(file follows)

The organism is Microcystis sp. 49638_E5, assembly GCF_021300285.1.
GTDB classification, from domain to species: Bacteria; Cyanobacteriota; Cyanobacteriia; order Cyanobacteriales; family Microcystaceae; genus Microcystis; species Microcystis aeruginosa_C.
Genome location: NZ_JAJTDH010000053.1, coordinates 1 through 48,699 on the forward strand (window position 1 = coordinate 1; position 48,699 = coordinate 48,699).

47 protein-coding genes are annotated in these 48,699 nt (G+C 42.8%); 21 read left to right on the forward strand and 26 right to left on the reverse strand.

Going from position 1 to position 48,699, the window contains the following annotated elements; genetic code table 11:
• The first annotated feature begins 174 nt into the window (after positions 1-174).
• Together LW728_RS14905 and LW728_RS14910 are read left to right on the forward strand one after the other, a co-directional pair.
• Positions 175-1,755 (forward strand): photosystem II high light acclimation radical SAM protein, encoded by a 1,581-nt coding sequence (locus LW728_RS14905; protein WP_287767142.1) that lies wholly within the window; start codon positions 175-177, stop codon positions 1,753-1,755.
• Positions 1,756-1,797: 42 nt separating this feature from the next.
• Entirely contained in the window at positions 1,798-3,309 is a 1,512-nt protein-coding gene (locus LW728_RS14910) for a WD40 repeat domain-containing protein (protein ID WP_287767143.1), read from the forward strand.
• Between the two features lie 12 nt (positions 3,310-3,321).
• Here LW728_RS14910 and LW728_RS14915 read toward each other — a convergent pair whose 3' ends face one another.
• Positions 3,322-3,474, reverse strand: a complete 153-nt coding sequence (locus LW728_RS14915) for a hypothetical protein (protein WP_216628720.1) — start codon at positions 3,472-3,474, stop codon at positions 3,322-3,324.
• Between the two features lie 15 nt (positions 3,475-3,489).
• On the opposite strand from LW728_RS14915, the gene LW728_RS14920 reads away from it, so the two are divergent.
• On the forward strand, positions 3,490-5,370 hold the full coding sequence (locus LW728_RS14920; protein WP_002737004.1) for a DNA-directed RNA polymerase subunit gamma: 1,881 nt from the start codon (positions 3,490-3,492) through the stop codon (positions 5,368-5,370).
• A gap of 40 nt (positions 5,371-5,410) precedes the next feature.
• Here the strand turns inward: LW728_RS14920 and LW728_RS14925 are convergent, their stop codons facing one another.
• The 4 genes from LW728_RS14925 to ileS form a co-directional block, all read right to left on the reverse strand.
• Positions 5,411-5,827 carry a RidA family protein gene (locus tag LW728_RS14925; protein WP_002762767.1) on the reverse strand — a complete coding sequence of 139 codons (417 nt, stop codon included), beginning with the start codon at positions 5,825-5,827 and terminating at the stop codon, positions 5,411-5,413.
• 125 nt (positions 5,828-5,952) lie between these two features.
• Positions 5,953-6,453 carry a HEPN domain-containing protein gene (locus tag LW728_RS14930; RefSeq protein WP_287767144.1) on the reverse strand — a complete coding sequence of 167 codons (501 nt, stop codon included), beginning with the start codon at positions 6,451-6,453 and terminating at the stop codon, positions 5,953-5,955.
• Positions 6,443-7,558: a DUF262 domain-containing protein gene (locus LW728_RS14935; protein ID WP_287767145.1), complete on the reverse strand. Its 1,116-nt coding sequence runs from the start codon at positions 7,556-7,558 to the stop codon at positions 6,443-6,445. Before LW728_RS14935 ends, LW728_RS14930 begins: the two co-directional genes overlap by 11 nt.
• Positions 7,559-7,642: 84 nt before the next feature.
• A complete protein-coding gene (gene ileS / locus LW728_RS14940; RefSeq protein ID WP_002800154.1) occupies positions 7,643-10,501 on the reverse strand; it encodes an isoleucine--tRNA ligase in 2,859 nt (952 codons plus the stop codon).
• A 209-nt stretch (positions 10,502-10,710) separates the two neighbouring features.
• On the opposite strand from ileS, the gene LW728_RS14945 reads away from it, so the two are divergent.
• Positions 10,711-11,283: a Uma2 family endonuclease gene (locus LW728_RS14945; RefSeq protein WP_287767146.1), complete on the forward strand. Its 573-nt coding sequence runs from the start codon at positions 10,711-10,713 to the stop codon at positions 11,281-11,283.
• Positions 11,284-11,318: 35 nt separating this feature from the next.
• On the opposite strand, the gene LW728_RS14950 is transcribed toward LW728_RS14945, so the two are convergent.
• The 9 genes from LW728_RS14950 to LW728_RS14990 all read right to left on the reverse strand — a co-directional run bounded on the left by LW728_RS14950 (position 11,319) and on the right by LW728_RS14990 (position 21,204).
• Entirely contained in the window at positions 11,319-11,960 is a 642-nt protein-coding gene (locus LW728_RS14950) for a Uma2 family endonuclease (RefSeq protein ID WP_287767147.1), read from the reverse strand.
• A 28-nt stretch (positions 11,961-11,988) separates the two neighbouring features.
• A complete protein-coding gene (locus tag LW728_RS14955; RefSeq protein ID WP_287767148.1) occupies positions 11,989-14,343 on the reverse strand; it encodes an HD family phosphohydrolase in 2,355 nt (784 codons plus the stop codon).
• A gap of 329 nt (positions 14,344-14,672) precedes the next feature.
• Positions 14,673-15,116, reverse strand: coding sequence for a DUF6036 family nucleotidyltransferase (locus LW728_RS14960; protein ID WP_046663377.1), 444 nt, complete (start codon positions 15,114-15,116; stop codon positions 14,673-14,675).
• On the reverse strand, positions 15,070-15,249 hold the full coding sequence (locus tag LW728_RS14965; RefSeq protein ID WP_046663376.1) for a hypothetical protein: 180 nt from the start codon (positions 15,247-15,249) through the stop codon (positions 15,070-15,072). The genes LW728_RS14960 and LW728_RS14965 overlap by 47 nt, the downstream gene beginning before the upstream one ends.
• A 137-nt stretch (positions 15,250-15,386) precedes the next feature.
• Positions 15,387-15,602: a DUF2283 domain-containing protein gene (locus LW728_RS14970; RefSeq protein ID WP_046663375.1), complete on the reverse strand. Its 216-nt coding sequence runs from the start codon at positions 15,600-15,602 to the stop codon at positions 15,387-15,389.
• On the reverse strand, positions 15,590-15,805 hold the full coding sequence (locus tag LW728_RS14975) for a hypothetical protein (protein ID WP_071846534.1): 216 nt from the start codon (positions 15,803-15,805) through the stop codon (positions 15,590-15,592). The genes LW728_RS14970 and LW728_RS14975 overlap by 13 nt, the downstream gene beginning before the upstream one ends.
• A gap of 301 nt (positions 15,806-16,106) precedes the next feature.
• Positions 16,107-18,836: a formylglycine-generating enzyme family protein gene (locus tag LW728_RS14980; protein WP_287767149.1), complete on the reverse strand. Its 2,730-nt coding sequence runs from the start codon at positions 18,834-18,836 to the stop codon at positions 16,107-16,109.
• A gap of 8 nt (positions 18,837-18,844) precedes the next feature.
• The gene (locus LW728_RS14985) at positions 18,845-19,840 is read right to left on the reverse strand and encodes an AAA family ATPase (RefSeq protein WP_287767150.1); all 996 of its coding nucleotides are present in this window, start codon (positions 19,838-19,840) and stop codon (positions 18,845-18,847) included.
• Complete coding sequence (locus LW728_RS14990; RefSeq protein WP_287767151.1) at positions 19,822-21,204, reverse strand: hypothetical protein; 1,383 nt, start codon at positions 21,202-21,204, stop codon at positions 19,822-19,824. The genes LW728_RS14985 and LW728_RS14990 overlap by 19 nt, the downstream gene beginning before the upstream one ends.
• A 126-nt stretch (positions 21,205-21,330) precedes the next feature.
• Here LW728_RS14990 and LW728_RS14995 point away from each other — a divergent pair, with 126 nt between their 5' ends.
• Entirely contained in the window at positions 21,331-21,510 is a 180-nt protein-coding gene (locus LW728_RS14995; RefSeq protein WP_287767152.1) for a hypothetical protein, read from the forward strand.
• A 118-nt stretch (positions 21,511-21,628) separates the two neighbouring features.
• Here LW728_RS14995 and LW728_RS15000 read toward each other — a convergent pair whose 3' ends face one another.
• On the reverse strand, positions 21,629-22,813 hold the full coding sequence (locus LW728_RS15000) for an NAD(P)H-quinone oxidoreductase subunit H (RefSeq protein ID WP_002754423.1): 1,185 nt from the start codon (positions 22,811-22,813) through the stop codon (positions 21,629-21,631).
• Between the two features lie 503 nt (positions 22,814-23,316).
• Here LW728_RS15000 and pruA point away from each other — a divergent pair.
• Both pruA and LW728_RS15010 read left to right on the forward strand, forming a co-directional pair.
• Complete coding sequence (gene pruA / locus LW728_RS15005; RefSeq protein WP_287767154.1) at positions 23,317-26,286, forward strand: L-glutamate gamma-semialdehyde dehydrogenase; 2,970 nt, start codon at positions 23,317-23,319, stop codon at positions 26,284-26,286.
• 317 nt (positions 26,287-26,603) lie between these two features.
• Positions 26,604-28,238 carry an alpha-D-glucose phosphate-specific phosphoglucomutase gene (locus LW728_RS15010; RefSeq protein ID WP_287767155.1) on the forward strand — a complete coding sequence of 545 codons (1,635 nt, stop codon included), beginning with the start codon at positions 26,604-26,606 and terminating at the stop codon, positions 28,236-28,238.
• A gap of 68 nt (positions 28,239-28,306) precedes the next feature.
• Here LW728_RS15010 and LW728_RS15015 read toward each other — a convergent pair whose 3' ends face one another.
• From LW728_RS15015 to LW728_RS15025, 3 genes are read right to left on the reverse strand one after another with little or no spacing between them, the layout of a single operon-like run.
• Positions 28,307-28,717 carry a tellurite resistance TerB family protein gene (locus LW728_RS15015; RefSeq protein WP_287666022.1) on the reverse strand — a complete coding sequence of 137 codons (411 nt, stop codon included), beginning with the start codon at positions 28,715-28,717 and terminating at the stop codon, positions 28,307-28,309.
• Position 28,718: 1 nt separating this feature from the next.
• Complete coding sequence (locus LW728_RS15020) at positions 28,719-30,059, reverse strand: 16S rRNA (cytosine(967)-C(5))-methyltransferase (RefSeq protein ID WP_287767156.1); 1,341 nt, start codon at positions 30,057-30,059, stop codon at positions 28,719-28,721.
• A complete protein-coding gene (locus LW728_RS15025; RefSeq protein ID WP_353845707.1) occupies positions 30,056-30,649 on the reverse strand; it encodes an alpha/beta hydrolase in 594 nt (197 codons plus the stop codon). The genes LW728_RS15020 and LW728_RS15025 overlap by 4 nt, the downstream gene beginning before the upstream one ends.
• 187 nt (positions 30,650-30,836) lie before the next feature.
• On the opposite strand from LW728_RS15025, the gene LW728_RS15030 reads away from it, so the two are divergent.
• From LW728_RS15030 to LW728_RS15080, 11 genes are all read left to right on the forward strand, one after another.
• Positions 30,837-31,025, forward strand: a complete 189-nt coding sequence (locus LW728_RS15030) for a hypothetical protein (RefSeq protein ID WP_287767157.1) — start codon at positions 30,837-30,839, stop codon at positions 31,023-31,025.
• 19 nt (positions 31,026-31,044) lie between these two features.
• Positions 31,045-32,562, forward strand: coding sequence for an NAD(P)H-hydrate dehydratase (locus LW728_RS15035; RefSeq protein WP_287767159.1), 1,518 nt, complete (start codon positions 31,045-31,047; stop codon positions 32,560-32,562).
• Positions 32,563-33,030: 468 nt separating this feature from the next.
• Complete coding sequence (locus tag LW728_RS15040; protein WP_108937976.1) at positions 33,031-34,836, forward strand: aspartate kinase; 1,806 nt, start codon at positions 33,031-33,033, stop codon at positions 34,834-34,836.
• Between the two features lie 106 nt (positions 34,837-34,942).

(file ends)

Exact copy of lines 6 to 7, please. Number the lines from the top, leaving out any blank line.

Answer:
• The first annotated feature begins 174 nt into the window (after positions 1-174).
• Together LW728_RS14905 and LW728_RS14910 are read left to right on the forward strand one after the other, a co-directional pair.